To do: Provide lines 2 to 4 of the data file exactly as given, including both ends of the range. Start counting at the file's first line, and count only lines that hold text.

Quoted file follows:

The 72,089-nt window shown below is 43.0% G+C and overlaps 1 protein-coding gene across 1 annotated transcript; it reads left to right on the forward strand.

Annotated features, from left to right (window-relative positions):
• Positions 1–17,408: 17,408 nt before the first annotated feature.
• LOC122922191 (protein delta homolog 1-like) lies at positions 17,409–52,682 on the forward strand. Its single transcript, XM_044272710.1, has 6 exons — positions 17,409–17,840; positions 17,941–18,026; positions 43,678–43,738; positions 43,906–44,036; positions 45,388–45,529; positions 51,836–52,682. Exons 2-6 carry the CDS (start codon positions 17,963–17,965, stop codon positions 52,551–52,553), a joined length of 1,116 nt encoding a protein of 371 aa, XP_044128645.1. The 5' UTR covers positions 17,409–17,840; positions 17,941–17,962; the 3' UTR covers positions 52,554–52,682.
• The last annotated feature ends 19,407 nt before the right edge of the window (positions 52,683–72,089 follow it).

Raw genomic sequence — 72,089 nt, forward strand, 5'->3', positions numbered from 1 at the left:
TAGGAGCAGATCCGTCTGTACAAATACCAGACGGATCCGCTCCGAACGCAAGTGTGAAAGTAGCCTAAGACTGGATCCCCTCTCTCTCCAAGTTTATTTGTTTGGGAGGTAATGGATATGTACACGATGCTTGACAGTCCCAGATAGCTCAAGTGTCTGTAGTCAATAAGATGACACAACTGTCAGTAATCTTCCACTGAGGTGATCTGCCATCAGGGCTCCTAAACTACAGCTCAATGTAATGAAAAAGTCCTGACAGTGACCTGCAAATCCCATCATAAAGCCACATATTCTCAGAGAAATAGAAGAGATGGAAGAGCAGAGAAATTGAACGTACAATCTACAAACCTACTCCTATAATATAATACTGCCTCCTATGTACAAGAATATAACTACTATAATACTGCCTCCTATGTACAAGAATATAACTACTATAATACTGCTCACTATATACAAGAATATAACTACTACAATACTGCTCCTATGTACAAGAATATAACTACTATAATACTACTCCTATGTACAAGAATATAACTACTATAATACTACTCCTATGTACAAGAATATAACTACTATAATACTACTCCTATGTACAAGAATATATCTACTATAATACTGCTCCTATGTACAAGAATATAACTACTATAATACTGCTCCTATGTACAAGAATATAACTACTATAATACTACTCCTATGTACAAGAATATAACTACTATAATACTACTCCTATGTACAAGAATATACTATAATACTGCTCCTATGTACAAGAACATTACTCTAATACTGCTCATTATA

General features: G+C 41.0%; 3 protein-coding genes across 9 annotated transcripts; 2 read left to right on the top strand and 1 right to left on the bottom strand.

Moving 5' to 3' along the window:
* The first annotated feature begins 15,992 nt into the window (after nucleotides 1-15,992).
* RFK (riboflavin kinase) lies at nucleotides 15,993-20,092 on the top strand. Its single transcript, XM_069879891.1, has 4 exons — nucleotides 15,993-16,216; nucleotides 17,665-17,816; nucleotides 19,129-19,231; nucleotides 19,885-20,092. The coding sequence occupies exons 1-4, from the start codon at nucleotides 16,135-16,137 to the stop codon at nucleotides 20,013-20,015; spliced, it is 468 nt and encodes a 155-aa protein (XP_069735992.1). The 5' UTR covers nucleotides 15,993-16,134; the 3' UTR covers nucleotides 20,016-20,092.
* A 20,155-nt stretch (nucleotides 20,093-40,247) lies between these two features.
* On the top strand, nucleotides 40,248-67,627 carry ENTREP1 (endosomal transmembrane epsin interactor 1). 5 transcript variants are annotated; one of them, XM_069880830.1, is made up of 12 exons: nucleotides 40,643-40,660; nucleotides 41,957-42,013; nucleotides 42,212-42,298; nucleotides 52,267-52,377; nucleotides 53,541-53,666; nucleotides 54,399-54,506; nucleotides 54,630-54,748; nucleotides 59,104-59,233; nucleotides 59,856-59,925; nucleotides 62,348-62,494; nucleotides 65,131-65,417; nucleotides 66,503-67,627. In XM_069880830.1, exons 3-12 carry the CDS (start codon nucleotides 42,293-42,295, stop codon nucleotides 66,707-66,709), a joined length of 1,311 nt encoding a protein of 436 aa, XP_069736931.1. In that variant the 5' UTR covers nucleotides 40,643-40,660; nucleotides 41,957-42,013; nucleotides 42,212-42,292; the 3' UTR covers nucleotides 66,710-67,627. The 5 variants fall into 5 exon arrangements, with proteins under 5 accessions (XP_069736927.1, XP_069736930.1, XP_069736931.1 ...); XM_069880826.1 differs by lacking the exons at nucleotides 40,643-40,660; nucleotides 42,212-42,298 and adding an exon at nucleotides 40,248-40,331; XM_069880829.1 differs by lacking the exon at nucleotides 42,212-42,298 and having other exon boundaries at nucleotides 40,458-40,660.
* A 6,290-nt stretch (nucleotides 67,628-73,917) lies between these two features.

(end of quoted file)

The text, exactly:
Annotated features, from left to right (window-relative positions):
• Positions 1–17,408: 17,408 nt before the first annotated feature.
• LOC122922191 (protein delta homolog 1-like) lies at positions 17,409–52,682 on the forward strand. Its single transcript, XM_044272710.1, has 6 exons — positions 17,409–17,840; positions 17,941–18,026; positions 43,678–43,738; positions 43,906–44,036; positions 45,388–45,529; positions 51,836–52,682. Exons 2-6 carry the CDS (start codon positions 17,963–17,965, stop codon positions 52,551–52,553), a joined length of 1,116 nt encoding a protein of 371 aa, XP_044128645.1. The 5' UTR covers positions 17,409–17,840; positions 17,941–17,962; the 3' UTR covers positions 52,554–52,682.